Dispatches from the Alps, 2
This morning the skies over southwestern Switzerland are clear as we drive east and along the Rhône River. The Canton Valais is a corridor for traffic to and from Italy south and over the mountains to our right. A 48-inch diameter pipeline transferring gas from the Netherlands to Italy is on our left, as are the train tracks. Gravel pits and cement factories mark our entrance into every town, evidence of the dam and highway construction that’s been constant since the 1970s. After an hour of slugging it out with semi-trucks on the narrow town streets that bottleneck the highway, we pass the turnoff for the Simplon Pass and the traffic lightens considerably.
Switzerland has a regulation governing the construction of the ubiquitous traffic roundabouts that requires you should not be able to meet the eyes of a driver across the reach of the circle. This has meant each roundabout’s center has to be planted with something, a great excuse for public art. An art collector in the town of Martigny, Léonard Gianadda, started a trend when he ran out of space for his collection of sculptures by major Swiss artists, and donated works for multiple traffic circles in that town west of Sierre. Now every town seems to have adopted the idea, but using in most cases local artists. The results are mixed, sometimes humorous, sometimes a bit disconcerting, as in the case of two life-sized fiberglass zebras standing in front of a painted version of Kilimanjaro. As hard as Bay Area art historian and expert on Land Art Julian Myers-Szupinska and I try, we can’t figure out the connection between the African mammals to the Valais.
Soon thereafter we ascend up hairpins through a forest and emerge in the eastern and higher part of the Valais. The difference is dramatic. Now the towns are the picturesque discrete rural entities that I remember from the 1960s. Our goal this morning is the fabled yet little known collection of site-specific artworks found on the Furka Pass, a road built in 1866 that tops out at 7975 ft and is open only four months out of the year due to snow. But it has an art history extending back to when Queen Victoria visited in 1868—and it now hosts work by the likes of Richard Long and Per Kirkeby.
Dispatches from the Alps, 1
Flying this morning into low clouds over Lake Geneva, the Swiss Alps were hidden save for the 4,810 meter (15,781 ft.) Mt. Blanc, which stands above all of Europe. When I was last here more than forty years ago, Geneva was tightly clustered around the lakeshore, and driving up into Switzerland’s southern alps in the canton of Valais was a journey on a two-lane road from one picturesque farming town to another. Now the trip is taken on a four-lane highway along an almost continuous urban strip. It’s still beautiful despite the yellow construction cranes everywhere, but things are morphing fast.
The mountainous Valais was for centuries one of the poorest regions in the country, but that began to change in the nineteenth century with the advent of British and then increasingly Continental and American tourism. Valais hosts famous peaks, such as the Matterhorn, and world class skiing. The site of the Medieval town where we are staying for ten days, Sierre, was inhabited as early as 515 AD and is still only 14,500 or so people—but it has its own BMW dealership.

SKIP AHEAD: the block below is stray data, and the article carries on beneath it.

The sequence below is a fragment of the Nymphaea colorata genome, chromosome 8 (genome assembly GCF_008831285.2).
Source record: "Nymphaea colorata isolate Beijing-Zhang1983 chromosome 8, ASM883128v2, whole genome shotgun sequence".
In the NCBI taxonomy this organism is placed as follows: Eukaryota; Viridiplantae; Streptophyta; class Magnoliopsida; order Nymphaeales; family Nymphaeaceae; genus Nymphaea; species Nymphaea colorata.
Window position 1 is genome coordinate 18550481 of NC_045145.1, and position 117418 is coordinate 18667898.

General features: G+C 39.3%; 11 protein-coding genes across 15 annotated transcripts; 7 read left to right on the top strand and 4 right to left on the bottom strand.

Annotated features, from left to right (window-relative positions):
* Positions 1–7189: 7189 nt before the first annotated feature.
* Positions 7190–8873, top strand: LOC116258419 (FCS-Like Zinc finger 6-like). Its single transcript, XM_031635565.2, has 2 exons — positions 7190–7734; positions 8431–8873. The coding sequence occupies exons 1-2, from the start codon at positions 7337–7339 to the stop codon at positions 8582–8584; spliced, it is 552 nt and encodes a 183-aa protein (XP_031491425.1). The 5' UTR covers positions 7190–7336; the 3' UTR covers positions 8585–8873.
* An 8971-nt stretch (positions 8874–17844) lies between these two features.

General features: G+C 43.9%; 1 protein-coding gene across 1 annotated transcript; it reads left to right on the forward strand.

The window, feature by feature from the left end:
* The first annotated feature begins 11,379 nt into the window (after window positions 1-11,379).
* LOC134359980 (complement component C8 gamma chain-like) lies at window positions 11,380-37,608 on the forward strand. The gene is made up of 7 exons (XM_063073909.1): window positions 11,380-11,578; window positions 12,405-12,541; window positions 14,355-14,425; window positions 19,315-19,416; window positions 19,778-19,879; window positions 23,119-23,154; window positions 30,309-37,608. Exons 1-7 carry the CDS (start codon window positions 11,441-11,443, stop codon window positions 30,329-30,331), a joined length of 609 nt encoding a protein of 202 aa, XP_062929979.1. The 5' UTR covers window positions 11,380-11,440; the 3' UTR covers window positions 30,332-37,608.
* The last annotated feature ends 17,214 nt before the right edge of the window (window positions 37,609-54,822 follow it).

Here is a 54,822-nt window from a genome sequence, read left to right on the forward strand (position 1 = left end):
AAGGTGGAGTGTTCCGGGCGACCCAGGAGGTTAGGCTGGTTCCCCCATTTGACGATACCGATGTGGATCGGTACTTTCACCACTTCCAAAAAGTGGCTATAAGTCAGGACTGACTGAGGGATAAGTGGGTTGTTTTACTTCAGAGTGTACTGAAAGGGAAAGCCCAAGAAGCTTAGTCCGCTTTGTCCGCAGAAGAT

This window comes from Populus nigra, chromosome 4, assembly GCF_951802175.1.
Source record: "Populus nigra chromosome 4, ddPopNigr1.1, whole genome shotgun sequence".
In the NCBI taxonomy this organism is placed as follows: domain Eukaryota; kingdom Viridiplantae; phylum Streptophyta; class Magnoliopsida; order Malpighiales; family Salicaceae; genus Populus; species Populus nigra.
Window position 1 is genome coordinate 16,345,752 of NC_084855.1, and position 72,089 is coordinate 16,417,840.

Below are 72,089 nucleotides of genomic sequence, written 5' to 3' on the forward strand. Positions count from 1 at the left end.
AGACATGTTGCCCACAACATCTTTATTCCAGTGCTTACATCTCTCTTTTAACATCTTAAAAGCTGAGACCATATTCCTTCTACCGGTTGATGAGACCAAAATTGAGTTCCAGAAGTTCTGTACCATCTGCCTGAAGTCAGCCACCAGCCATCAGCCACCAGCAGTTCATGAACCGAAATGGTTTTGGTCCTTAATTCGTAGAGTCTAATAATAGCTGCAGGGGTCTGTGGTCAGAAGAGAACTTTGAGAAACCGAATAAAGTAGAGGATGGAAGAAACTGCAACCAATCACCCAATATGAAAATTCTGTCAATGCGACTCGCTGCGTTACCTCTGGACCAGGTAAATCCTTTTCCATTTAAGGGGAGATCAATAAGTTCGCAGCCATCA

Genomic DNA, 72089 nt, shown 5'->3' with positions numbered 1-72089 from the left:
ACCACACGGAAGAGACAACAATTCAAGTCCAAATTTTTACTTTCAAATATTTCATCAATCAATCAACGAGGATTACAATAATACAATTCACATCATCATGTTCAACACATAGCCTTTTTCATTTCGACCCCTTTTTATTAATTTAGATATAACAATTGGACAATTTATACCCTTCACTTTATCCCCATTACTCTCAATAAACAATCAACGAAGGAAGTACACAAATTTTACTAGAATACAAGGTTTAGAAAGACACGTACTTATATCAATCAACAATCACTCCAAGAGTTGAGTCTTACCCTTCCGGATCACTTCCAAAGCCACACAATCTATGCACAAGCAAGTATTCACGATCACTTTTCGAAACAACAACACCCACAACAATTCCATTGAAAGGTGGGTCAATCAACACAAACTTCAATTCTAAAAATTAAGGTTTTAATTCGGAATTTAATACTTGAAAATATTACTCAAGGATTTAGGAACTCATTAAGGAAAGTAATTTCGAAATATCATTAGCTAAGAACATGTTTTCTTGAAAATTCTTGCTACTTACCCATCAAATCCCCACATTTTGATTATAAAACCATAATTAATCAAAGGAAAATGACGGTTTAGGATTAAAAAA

A dozen artists and scholars have been convened by art historian Benoît Antille from the l’Ecole cantonale d’art du Valais to examine site-specific public art projects in the Alps, and then to have a conversation about their importance to community life and tourism, and their relationship to local politics and the international art world. One of the more important works for us to see will be a Michael Heizer sculpture installed near a hydroelectric dam. In the meantime, now settled in Sierre, we’re gazing out from a wooden balcony over vineyards dense with ripe grapes. Only three of us are here so far: myself, CA+E Archivist/Librarian Sara Frantz, and art historian Julian Myers-Szupinska.
The traditional three-story house we’re housed in hosts an artists residency program administered by Benoît for the Ecole, and it’s a good setting. Visible up the valley to the south is the Dent Blanche, at 4,356 meters (14,291 ft) also one of the tallest peaks in the Alps. Across the narrow valley from us a thick black water pipe plunges down the mountainside, part of the extensive hydropower plumbing installed in the Alps since I was last here. 556 hydroelectric plants produce about 56% of the country’s energy needs, a contrast with the nuclear power facilities in France visible from the air as Sara and I flew from London to Geneva. The visible juxtaposition of energy infrastructure with public art and tourism is a rich combination for discussion and one that will be constantly apparent over the next few days.